Cast & Crew
James V. Kern
Elderly Pine Ridge, Arkansas citizens Lum Edwards and Abner Peabody, who have traveled to Zagreb, Yugoslavia after winning a good neighbor contest, check into a luxurious hotel at the same time as Nikolai "Nicky" Braznavik and his ballet troupe. When the kindly gentlemen see ballerina Marianne Possavetz crying on the balcony next to theirs, they ask if they can help. She tells them that she and American reporter Tommy Ellis are in love and had planned to marry, but she has not heard from him for three weeks. Despite her friends' warning that Tommy is "phoney baloney," Marianne is convinced that Tommy is good, so Lum and Abner promise to help find him. After attending the ballet that night, Lum and Abner are invited by Marianne to visit her parents' farm in the country. At the Possavetz farm, near "Pinevec Ridgeka," prize-winning cook Mama prepares a feast, while Papa convinces Lum and Abner that they certainly can find Tommy. The next day, Lum and Abner go to the U.S. Consulate in Zagreb and browbeat the consulate's secretary into contacting the press. Soon the search for Tommy is worldwide news, and the Possavetz family prepares for a wedding feast. As the wedding approaches, Lum and Abner begin to worry that Tommy will not show up, but encourage Marianne to be hopeful. A few days before the proposed Wednesday wedding, Nicky arrives from the city to announce that Marianne must return by Thursday for a performance. Lum and Abner assure him that the wedding will take place on Wednesday, but privately worry. On Wednesday morning, Tommy still has not turned up, but the wedding preparations continue. As Papa, Mama and Marianne fret that Tommy will not arrive, Lum and Abner don native costumes and plan to leave to avoid witnessing Marianne's humiliation. Just then, Tommy walks up the road and is embraced by Marianne and her family. When Tommy says that he has written every day and does not understand why she never wrote back, Marianne comments that Nicky always got the mail and never gave her the letters. Ashamed of himself, Nicky admits hiding the letters because he thought that Tommy was not sincere. Marianne forgives Nicky, and soon she and Tommy are married in a traditional wedding ceremony. After the wedding feast, Tommy and Marianne leave for their honeymoon. Abner confesses to Lum that he gave Marianne his ticket to go to Paris and Lum confesses that he gave his to Tommy. They laugh and wonder how they will get to their next destination, but are content that Tommy and Marianne will be happy.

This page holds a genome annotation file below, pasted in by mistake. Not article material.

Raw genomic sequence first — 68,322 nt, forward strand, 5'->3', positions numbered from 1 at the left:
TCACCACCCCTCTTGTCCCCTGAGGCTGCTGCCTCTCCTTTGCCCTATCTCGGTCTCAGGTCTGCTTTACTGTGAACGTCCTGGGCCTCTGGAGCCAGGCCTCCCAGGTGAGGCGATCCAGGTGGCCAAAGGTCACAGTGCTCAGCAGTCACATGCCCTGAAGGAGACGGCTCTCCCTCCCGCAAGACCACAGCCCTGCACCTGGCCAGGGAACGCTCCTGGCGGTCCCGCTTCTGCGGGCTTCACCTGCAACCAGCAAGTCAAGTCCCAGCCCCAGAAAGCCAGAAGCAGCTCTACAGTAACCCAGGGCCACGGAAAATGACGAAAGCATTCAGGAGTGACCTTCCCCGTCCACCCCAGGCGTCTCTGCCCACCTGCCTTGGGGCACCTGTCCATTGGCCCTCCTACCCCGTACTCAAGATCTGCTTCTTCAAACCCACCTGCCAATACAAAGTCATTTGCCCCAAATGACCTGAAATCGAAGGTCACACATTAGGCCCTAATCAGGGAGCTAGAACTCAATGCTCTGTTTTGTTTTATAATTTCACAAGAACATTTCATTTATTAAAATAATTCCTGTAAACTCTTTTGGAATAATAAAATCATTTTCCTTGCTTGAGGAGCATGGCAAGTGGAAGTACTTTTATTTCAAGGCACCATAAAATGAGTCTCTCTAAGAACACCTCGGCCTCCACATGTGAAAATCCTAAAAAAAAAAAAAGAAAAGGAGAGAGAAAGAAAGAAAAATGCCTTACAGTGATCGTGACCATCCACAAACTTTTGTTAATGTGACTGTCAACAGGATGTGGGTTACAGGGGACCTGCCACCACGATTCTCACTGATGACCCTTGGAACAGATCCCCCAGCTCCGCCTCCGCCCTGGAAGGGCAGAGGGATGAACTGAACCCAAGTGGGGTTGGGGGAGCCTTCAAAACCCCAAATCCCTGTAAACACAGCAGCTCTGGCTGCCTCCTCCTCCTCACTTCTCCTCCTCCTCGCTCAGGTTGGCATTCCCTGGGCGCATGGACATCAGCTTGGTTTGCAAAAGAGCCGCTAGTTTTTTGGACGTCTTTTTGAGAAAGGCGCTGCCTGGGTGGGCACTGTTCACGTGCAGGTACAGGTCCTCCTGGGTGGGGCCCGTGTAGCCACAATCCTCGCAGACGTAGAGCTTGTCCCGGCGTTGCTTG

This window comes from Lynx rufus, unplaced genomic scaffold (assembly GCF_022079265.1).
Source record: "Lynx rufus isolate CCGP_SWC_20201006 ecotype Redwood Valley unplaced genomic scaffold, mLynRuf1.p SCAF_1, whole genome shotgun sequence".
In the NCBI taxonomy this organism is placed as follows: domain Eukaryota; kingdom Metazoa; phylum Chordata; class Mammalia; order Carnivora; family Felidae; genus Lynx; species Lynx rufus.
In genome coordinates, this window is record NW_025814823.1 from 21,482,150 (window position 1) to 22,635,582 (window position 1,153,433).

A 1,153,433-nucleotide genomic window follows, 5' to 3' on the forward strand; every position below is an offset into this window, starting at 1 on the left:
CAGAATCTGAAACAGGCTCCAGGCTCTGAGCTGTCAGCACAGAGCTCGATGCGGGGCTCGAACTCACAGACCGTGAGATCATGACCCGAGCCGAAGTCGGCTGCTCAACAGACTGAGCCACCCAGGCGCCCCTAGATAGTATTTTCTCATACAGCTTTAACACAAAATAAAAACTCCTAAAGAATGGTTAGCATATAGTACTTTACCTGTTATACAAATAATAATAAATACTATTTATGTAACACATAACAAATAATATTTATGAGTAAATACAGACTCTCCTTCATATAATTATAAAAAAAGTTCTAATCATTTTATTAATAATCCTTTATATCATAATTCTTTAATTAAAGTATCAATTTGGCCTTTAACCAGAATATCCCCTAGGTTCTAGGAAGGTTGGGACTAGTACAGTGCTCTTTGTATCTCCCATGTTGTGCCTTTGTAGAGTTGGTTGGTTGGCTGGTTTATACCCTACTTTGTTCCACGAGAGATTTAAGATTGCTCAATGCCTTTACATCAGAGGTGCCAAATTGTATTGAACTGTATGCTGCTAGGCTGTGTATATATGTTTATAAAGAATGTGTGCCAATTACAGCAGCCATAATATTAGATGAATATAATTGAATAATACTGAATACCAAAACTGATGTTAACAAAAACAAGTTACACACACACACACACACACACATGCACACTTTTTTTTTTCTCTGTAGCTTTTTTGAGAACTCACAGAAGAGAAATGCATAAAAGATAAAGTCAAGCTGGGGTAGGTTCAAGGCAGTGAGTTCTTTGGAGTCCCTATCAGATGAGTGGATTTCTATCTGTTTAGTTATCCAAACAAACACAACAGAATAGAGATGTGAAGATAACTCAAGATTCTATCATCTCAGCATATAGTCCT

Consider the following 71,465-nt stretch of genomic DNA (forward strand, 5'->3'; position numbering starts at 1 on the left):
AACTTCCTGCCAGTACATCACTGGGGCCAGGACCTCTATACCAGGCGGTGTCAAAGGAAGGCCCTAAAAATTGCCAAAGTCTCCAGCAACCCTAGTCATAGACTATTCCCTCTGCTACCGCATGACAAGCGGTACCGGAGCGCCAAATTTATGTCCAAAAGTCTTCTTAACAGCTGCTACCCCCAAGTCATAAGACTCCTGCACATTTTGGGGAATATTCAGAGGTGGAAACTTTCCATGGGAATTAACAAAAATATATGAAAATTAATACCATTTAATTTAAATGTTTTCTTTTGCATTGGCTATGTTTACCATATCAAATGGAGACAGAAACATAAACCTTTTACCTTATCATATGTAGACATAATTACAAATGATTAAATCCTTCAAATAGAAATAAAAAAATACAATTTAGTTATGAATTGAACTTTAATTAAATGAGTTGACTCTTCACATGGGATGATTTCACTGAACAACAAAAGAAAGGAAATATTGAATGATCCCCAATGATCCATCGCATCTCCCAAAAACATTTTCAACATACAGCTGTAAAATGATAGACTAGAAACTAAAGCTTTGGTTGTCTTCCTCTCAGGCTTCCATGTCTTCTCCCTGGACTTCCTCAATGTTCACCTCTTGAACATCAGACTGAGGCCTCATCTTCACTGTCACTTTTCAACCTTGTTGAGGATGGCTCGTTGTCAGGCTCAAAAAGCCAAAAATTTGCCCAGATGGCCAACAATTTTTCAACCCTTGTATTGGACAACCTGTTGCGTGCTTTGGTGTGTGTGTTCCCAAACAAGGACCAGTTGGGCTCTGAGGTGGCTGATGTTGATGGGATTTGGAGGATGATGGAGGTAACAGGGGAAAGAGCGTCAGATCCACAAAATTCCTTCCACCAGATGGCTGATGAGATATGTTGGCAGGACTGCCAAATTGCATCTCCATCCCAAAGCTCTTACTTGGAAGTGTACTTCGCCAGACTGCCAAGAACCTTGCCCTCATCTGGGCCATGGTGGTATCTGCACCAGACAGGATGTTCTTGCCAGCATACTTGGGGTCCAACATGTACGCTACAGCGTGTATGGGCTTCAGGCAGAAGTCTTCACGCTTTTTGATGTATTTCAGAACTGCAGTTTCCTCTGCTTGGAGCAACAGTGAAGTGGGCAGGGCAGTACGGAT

Some time later Lum and Abner attend a soccer game in Paris and are introduced as America's Good Will Ambassadors, loved throughout the world. When their pictures appear in the newspaper, international jewel thief Pepe Le Cocoa, who has just stolen a jeweled figurine from a Paris museum, tells his accomplice, Collette Bleu, that they will smuggle the figurine out of France using Lum and Abner, who would be above suspicion. That night, Pepe's plan unfolds whereby Collette pretends to have been beaten by a cohort, who flees just as Lum and Abner are walking by. Assuming that the "unconscious" Collette needs help, they take her to their hotel, where she awakens and says that a man tried to steal a figurine from her. When Lum produces the figurine, which he had picked up while she was unconscious, she says that it is only a cheap bauble, but invaluable to her because it proves that she is the niece of a count. Because she says that people again may try and steal it from her to cheat our out of her inheritance, Lum and Abner offer to keep it in their safe and take it with them in their baggage when they leave for Monaco. The next morning, Lum and Abner take Collette with them when they leave Paris. Following instructions, they row twelve hours across a lake and eventually land at a small island, which Collette says, is owned by her grandmother. Collette then leads them to a dark and mysterious castle. There Pepe greets them, calling himself "Rupert," the family's faithful retainer. After the butler, Boris, shows Lum and Abner to their rooms, Pepe says that he wants to remove the figurine in a way to make it appear that Lum and Abner merely lost it. Collette, however, prefers to utilize the services of Frankenshplinin. Pepe is afraid that Frankenshplinin's methods are "too messy," but finally agrees to summon him. As Frankenshplinin makes his way to Lum and Abner's room, Lum goes into the bathroom to shave, and Abner loses his glasses. When the brutish Frankenshplinin enters the room and starts to tear apart Abner's suitcase, Abner thinks it is Lum. Hearing the commotion, though, Lum comes into the room and confronts Frankenshplinin, who is accidentally pushed out the window by the myopic Abner. Now Pepe appears and draws a gun on them, demanding the figurine. Lum and Abner do not want to shirk their duty by turning the statue over, but just then Collette comes into their room wielding a gun. Pepe grabs Collette's gun, but as they are struggling, the French police arrive, headed by a policemen who has been observing them since Paris. Although Lum and Abner still do not realize that Collette had been lying to them, they soon are honored by the Mayor of Paris, who decorates them for saving one of France's treasures.